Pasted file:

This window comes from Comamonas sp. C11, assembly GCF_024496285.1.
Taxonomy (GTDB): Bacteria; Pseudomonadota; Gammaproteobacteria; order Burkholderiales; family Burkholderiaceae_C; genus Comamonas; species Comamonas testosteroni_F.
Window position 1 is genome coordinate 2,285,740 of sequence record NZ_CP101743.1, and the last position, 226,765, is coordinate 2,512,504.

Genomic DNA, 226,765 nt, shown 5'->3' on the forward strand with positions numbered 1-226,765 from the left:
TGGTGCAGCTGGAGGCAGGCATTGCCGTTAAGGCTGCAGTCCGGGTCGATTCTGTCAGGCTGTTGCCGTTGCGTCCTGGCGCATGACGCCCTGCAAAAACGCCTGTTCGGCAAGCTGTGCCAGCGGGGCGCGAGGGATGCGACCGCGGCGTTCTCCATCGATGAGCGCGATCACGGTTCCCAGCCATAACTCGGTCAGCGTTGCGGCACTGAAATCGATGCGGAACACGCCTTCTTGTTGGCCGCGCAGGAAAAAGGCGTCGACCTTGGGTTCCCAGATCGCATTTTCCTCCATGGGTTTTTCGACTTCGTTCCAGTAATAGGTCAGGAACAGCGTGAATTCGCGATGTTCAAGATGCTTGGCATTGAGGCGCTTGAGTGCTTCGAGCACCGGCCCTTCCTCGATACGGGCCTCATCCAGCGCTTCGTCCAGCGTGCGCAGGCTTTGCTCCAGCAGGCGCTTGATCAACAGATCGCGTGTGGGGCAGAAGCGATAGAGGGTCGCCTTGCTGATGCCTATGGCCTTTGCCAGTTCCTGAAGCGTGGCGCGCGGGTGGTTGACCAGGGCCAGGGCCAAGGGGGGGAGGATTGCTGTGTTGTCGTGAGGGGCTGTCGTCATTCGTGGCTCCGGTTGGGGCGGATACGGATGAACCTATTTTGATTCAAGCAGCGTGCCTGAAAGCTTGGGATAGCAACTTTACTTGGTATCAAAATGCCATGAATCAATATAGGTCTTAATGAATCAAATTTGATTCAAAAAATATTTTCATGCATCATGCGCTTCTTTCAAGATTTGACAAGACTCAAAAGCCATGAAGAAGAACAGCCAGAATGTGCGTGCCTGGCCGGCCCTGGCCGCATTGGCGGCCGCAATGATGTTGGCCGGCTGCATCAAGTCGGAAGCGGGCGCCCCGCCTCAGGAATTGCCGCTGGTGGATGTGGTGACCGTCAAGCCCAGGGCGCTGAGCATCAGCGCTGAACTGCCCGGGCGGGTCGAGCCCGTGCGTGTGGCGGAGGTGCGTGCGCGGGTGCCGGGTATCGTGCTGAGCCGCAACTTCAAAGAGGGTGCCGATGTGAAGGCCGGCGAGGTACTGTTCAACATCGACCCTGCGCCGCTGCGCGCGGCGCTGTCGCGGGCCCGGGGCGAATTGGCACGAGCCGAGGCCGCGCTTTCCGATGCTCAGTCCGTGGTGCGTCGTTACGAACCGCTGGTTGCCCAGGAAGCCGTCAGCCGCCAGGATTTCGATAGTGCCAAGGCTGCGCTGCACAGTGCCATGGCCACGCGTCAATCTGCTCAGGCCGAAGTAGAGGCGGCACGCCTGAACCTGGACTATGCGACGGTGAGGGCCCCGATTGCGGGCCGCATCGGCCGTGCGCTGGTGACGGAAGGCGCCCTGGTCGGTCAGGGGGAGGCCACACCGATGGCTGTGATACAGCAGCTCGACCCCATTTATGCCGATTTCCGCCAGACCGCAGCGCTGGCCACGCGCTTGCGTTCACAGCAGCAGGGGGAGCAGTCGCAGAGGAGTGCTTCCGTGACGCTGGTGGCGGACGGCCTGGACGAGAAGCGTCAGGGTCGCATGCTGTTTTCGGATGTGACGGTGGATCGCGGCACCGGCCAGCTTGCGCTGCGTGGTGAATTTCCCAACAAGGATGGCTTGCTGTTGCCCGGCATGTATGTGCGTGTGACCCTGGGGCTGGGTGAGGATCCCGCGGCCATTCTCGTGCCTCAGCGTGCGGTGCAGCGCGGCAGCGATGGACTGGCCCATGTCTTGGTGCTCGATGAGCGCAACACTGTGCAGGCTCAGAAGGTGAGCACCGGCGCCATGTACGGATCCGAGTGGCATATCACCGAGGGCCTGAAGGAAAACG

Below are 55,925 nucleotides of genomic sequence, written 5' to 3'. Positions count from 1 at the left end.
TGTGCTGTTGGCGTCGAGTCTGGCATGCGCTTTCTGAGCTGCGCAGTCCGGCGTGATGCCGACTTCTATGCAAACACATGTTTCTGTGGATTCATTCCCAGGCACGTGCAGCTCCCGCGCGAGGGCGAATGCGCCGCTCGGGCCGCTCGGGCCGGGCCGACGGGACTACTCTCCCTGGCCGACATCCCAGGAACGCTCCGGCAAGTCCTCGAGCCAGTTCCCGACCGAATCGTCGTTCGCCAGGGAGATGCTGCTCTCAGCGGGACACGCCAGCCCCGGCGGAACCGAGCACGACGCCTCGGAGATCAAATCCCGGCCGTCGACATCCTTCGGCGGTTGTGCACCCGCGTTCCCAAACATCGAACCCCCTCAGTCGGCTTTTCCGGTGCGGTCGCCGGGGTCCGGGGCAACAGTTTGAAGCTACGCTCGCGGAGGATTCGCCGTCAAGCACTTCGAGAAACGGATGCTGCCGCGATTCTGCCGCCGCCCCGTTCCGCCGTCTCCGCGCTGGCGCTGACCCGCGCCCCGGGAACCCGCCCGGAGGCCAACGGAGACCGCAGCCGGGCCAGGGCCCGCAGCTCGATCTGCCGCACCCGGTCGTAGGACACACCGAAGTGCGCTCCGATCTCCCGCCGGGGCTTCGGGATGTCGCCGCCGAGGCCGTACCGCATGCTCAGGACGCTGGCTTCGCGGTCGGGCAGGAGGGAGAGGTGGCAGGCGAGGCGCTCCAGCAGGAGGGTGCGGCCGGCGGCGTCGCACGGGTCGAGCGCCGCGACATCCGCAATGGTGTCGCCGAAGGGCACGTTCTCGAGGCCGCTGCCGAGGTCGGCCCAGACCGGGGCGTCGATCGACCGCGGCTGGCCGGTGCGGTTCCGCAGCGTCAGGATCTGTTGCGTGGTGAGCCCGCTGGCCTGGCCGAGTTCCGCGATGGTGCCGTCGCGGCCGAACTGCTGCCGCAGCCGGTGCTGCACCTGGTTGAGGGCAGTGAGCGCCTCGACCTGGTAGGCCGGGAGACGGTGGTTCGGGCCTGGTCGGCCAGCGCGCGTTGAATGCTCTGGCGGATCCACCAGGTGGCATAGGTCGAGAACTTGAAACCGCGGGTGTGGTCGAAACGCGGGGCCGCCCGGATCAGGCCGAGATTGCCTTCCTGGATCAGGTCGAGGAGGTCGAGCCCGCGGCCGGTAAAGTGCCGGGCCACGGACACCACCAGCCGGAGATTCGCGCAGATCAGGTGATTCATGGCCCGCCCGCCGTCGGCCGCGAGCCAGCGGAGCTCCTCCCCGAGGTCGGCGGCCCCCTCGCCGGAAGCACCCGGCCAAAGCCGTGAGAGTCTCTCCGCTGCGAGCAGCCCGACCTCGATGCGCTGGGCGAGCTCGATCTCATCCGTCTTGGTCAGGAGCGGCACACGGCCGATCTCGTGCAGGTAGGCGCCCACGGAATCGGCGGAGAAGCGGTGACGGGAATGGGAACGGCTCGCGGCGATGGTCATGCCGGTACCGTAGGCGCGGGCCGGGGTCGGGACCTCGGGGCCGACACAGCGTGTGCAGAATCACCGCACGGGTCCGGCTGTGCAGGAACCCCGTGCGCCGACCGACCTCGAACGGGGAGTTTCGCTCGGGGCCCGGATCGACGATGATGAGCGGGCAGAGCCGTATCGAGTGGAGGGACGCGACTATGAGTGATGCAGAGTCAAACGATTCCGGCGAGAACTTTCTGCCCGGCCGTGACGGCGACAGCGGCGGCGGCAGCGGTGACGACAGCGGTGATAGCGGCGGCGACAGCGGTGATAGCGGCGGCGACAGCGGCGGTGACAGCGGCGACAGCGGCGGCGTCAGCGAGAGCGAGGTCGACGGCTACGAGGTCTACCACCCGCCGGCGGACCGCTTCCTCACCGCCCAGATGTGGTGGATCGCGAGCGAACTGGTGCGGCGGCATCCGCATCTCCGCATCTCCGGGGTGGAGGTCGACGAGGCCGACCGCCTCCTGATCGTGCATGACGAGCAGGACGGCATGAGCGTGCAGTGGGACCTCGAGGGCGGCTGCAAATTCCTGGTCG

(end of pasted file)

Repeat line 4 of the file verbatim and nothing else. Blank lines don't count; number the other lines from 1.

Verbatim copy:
Genomic DNA, 226,765 nt, shown 5'->3' on the forward strand with positions numbered 1-226,765 from the left: